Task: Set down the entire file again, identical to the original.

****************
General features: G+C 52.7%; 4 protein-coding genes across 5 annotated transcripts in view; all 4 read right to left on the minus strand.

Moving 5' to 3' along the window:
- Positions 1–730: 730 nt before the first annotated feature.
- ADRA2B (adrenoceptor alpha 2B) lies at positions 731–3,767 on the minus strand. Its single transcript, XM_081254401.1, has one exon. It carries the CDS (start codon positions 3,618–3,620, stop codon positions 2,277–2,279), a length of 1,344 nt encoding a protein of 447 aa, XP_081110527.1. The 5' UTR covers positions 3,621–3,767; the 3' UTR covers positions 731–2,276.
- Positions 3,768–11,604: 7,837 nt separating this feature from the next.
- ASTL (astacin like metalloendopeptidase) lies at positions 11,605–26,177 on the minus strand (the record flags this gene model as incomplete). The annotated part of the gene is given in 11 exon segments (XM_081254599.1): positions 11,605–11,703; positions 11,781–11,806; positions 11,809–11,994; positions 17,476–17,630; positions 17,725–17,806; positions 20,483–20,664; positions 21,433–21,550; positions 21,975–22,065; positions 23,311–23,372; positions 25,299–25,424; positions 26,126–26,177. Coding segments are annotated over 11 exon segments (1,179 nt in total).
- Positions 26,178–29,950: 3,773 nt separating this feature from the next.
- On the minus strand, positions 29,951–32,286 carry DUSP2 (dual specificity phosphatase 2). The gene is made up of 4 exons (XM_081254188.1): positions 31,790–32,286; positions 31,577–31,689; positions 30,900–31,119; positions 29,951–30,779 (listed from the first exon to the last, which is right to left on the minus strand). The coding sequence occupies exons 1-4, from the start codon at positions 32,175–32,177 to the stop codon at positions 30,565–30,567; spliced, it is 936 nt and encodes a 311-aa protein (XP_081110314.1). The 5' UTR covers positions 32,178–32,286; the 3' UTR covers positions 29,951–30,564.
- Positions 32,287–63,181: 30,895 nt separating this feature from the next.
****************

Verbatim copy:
General features: G+C 52.7%; 4 protein-coding genes across 5 annotated transcripts in view; all 4 read right to left on the minus strand.

Moving 5' to 3' along the window:
- Positions 1–730: 730 nt before the first annotated feature.
- ADRA2B (adrenoceptor alpha 2B) lies at positions 731–3,767 on the minus strand. Its single transcript, XM_081254401.1, has one exon. It carries the CDS (start codon positions 3,618–3,620, stop codon positions 2,277–2,279), a length of 1,344 nt encoding a protein of 447 aa, XP_081110527.1. The 5' UTR covers positions 3,621–3,767; the 3' UTR covers positions 731–2,276.
- Positions 3,768–11,604: 7,837 nt separating this feature from the next.
- ASTL (astacin like metalloendopeptidase) lies at positions 11,605–26,177 on the minus strand (the record flags this gene model as incomplete). The annotated part of the gene is given in 11 exon segments (XM_081254599.1): positions 11,605–11,703; positions 11,781–11,806; positions 11,809–11,994; positions 17,476–17,630; positions 17,725–17,806; positions 20,483–20,664; positions 21,433–21,550; positions 21,975–22,065; positions 23,311–23,372; positions 25,299–25,424; positions 26,126–26,177. Coding segments are annotated over 11 exon segments (1,179 nt in total).
- Positions 26,178–29,950: 3,773 nt separating this feature from the next.
- On the minus strand, positions 29,951–32,286 carry DUSP2 (dual specificity phosphatase 2). The gene is made up of 4 exons (XM_081254188.1): positions 31,790–32,286; positions 31,577–31,689; positions 30,900–31,119; positions 29,951–30,779 (listed from the first exon to the last, which is right to left on the minus strand). The coding sequence occupies exons 1-4, from the start codon at positions 32,175–32,177 to the stop codon at positions 30,565–30,567; spliced, it is 936 nt and encodes a 311-aa protein (XP_081110314.1). The 5' UTR covers positions 32,178–32,286; the 3' UTR covers positions 29,951–30,564.
- Positions 32,287–63,181: 30,895 nt separating this feature from the next.